One of my mentors (I have a few, most have come to me from surprising places) said to me, “Well, you have been dealing with a deadly disease, after all, don’t underestimate how hard that is”. I had, of course. Underestimated, that is, — how hard it is to figure out how to live as fully human after twenty years of hiding inside a case of beer (I preferred good single-malt scotch, of course, but it’s more expensive. And in truth it’s wasted on me. I would just chug it anyway).  There is NO WAY I would be where I am now were I still drinking. No way. Even though I think I’ve had a pretty smooth road, I have indeed worked pretty hard over the last nearly six years just on living sober. I go to these meetings, and I write about my resentments and anxiety and my part in it all, and talk to other women who “go to my church” so to speak, and I ask for help and I help others and I do things that I don’t want to do like pray and meditate (I’m an atheist, but I know I’m not alone. I don’t understand a whole bunch of stuff, so if I talk about it to my grandma, or to my dad or to ancestors who’ve gone before me, and then just shut up and sit still for a bit, an answer will come). So, you know, that’s a lot of talking and listening and writing and doing that just gets me to zero, right? It just gets me to where most people who aren’t addicted begin.
Of course I am still critical. I always chicken out at the last minute. I start, I train, i write, I read, i take my pen and my paper, my books right there, the notes from discussions there, the timer set and — “oh, one game of solitaire won’t hurt” — then before you know it, it’s gone from solitaire to email to that video about [‘well, it’s kind of related to my research…]  to Angry Birds (dear god, what have I become?) — and by the time i pick up my pen again, or open the file on my computer, I’ve lost my nerve. I have to prepare again, breathe deep, review my notes, set the timer — On bad days, I’m covered with ick, have cleared two levels or won three out of umpteen games of solitaire, read two or three articles about whatever, answered the phone, written three emails, checked my email 235.3 times, and —
on good days, all that, plus written one five-sentence paragraph. it’s exhausting. The self-trashing alone–i tell you…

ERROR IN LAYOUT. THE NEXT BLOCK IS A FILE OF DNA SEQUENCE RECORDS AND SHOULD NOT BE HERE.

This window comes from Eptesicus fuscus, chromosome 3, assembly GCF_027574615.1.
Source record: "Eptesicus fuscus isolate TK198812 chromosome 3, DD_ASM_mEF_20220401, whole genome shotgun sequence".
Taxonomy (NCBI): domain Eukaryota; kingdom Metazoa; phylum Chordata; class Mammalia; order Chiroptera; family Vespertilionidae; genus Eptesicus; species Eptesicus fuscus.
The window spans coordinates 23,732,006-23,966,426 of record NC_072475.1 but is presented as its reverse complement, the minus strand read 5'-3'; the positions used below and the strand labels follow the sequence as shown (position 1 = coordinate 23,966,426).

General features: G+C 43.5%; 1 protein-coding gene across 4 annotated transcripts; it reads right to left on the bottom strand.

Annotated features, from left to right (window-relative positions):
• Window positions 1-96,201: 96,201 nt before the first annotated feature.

It’s time i learned, though. There are three things in my life that I have to dive into with my whole self–One is living sober. I can’t do jack about anything else if i’m hammered or obsessing about altering my consciousness. I can do anything if i’m staying sober and helping others achieve sobriety. Anything.
One is my dissertation, and what the hell to do with it after — i must not let it gather dust on a shelf–or whatever the digital equivalent of that is—i’m sure it has something to offer, and sixteen women told me the truth about their lives and work–The PhD, jesus. it’s so intimidating.
And one is my, um, primary intimate relationship. I’m not sure what exactly to call it–‘partner ship’ sounds kinda too much like business, ‘love affair’ doesn’t sound committed or serious enough, and ‘relationship’ isn’t specific enough. We’re friends, lovers, political allies, family, home — and in all that sometimes comfort, sometimes discomfort — it’s a journey and a place–a project and a lifework–it’s play and solace and sometimes it’s not — and she has children, too, two happy, healthy, confident and beautiful boys. I think they will grow up to be good men, even with all the pressure to become gendered (and they are that too, of course), but because of their mother and her friends, and their father’s devotion to them, they will always know who they are—and what they can achieve.